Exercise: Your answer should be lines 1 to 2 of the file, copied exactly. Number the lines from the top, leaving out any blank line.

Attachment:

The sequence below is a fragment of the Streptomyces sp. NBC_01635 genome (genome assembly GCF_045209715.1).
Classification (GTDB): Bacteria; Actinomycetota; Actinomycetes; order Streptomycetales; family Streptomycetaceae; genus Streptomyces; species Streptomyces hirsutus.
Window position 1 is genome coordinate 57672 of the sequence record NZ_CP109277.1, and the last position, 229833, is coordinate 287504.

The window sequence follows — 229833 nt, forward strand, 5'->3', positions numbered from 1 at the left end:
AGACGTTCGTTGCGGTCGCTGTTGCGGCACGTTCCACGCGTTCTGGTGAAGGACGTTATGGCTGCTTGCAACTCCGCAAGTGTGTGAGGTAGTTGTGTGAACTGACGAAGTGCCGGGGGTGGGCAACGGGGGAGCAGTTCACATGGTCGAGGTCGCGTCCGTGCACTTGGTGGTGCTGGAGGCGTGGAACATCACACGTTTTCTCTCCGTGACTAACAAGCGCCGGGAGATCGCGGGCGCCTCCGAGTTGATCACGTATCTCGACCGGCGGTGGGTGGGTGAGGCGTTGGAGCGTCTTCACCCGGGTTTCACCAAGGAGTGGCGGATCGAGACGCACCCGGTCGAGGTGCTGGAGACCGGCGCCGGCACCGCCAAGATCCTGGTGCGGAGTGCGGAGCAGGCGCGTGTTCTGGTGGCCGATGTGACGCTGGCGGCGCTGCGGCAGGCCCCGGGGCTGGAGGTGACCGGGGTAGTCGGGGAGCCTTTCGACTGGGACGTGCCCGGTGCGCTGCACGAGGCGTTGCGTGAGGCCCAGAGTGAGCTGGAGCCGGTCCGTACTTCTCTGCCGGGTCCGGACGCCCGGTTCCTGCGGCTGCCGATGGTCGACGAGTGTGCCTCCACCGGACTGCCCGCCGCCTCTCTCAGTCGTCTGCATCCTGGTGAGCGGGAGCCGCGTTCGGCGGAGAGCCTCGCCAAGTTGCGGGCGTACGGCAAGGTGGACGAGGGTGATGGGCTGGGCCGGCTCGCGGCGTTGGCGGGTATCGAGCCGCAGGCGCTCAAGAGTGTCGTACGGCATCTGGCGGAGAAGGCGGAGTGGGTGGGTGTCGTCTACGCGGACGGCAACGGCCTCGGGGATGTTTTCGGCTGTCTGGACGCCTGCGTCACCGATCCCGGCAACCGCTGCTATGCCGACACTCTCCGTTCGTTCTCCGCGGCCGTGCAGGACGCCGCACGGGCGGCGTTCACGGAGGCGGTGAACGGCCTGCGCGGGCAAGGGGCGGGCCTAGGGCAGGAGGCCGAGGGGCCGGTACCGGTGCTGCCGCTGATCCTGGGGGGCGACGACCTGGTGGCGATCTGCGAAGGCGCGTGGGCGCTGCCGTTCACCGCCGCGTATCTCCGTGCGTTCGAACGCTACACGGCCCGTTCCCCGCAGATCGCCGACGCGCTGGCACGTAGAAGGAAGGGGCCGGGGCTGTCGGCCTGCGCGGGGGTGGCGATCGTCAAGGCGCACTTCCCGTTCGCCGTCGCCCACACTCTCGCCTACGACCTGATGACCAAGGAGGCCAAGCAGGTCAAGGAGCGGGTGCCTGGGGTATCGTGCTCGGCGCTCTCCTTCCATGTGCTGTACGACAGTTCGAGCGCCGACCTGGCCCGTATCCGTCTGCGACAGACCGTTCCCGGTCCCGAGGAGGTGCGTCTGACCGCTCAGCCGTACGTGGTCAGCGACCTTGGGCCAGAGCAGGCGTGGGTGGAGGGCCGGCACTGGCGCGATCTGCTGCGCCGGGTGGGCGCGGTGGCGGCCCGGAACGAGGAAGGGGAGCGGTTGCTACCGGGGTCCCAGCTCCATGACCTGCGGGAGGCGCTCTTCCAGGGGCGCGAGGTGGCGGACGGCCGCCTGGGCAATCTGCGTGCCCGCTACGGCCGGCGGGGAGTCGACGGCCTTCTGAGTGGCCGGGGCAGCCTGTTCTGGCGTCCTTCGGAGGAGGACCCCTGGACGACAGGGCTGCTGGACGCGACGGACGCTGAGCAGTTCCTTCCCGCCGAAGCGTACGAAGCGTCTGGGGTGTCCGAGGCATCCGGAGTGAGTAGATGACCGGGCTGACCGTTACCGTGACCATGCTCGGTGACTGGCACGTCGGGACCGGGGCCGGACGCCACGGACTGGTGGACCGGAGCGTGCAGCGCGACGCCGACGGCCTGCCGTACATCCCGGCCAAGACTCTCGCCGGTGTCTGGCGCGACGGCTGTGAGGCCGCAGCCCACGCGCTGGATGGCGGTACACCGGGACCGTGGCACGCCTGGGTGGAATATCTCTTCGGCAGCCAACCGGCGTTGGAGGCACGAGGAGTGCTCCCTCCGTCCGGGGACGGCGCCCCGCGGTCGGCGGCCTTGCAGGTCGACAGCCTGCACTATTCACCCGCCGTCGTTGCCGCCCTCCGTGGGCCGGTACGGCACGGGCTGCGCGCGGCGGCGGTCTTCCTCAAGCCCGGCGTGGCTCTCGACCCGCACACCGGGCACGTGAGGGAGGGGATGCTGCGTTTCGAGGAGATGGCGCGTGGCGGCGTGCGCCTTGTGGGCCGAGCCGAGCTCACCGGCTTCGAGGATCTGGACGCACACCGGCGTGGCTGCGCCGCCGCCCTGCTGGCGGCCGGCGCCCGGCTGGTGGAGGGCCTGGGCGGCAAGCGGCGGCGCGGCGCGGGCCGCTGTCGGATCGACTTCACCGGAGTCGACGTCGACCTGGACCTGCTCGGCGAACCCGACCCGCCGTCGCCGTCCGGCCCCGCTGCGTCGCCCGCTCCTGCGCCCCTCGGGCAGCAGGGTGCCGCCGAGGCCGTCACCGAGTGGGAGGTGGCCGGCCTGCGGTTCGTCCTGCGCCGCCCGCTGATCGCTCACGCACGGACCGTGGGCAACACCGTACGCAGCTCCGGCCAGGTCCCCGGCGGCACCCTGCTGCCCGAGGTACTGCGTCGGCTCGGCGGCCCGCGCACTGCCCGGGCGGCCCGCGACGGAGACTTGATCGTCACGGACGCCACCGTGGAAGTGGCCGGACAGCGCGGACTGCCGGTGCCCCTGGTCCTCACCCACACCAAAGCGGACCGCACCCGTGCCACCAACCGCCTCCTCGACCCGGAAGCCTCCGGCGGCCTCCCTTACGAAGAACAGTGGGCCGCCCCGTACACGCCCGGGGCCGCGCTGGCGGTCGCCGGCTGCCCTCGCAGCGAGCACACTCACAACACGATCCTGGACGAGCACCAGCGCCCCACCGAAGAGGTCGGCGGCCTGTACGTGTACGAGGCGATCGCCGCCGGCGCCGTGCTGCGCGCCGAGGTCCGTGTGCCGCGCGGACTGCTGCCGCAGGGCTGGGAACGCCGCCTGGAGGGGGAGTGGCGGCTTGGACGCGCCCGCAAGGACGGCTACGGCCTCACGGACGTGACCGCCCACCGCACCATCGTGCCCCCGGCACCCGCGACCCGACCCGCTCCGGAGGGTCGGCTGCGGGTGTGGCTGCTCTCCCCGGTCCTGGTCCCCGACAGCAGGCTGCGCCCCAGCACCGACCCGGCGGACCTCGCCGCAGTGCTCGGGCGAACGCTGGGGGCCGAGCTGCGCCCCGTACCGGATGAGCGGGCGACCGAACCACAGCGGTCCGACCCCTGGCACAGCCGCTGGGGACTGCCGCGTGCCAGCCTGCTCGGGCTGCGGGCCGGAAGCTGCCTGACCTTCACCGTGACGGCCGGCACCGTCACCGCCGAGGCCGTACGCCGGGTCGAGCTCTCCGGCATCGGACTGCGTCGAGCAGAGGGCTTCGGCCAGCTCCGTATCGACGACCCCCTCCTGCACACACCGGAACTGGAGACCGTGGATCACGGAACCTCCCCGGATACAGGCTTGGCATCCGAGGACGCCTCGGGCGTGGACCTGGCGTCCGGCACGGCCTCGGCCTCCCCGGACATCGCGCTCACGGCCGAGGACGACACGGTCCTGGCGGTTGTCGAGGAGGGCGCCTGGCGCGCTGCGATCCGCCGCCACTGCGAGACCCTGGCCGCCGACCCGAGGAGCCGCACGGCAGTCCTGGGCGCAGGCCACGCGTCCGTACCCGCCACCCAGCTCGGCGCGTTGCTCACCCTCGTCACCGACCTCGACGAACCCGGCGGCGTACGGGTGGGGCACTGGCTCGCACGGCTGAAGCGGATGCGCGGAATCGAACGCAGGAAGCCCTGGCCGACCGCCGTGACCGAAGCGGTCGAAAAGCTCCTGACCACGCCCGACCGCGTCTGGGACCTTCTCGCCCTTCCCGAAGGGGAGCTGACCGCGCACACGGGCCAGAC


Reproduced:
The sequence below is a fragment of the Streptomyces sp. NBC_01635 genome (genome assembly GCF_045209715.1).
Classification (GTDB): Bacteria; Actinomycetota; Actinomycetes; order Streptomycetales; family Streptomycetaceae; genus Streptomyces; species Streptomyces hirsutus.